At about the same time as I received a press release telling me of this success story, I received another press story telling me that another UK supermarket – Waitrose – was dumping its milk pouch because lack of sales had led to huge amounts of wasted milk. Why such differing fortunes? Could it be the marketing?
As a regular customer of Waitrose, I had seen the milk pouches in the milk fixture, piled up in a shelf-ready cardboard box with little or no explanation as to how to use the pouch, its advantages and so on. Not a very compelling purchase.
The Sainsbury’s pouch fits into a special jug that has been modified following feedback from customers. I read one report that said the company had sent free jugs to their stores so that members of staff could make sure they knew how to use them. The result was that those same members of staff proved to be the best ambassadors for the system because they were able to explain to customers how it worked from their own practical experience.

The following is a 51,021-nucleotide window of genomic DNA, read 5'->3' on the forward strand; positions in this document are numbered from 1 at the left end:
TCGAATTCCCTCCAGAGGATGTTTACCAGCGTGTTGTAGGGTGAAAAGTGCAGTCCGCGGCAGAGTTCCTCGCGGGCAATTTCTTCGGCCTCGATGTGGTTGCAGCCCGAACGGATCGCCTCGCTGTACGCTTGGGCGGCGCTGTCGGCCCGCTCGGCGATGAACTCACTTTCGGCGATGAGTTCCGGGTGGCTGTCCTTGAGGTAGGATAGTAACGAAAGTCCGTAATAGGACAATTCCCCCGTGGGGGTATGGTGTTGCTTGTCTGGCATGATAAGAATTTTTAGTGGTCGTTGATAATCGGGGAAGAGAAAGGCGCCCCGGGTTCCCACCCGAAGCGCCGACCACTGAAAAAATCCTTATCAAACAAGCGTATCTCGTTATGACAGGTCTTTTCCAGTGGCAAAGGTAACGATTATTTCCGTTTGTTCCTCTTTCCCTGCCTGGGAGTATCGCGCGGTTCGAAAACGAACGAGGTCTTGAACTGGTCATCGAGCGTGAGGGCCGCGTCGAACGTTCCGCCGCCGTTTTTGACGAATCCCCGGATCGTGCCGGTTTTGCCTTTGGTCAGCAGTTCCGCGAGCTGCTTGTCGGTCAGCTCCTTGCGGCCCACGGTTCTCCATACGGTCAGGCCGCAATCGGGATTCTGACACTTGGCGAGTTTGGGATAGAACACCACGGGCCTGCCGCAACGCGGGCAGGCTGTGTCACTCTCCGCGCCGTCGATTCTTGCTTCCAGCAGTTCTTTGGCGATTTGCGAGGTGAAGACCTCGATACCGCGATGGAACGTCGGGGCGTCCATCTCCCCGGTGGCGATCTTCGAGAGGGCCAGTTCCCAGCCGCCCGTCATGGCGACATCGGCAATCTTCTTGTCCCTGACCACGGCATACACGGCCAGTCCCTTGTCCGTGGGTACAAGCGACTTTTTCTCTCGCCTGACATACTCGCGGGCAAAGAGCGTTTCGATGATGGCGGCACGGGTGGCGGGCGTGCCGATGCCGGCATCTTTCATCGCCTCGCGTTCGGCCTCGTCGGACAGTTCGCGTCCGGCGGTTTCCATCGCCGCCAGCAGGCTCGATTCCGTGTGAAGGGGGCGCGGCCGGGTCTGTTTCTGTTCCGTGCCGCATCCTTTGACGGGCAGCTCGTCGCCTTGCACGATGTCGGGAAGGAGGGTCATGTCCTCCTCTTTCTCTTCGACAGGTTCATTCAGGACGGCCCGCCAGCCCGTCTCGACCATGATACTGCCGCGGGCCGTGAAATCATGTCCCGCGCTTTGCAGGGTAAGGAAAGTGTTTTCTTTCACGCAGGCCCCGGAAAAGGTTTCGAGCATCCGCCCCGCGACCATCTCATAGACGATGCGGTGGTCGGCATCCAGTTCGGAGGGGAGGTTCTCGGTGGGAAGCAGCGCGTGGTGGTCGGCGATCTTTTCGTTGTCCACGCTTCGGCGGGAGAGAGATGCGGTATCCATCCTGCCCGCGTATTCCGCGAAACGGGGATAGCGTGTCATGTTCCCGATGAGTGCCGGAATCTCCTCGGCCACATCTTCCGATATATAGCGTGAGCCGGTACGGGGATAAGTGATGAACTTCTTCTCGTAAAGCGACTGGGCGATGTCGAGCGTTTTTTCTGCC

In a move planned to build on the success of the milk bag, the company is reported to be planning to give away 400,000 jugs to raise awareness of the product and to encourage more customers to give it a try.
We’re told that consumers are becoming more environmentally savvy, and it’s claimed the JugIt milk bag system uses 75% less packaging and is cheaper to produce. It should be a winner all-round.
Is this an example of a supermarket chain missing a trick when it came to marketing dairy?
Geoff Platt is editor of Dairy Innovation magazine. Subscribe here.
© FoodBev Media Ltd 2020
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